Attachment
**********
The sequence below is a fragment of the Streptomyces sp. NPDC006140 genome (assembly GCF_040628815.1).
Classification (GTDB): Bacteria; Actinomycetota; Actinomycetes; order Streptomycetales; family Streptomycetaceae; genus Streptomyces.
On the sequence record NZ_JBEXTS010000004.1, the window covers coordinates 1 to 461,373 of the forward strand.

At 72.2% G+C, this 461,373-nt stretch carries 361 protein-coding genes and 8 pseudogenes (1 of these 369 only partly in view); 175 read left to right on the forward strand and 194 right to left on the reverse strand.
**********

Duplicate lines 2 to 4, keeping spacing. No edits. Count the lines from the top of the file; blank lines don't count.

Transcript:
Classification (GTDB): Bacteria; Actinomycetota; Actinomycetes; order Streptomycetales; family Streptomycetaceae; genus Streptomyces.
On the sequence record NZ_JBEXTS010000004.1, the window covers coordinates 1 to 461,373 of the forward strand.

At 72.2% G+C, this 461,373-nt stretch carries 361 protein-coding genes and 8 pseudogenes (1 of these 369 only partly in view); 175 read left to right on the forward strand and 194 right to left on the reverse strand.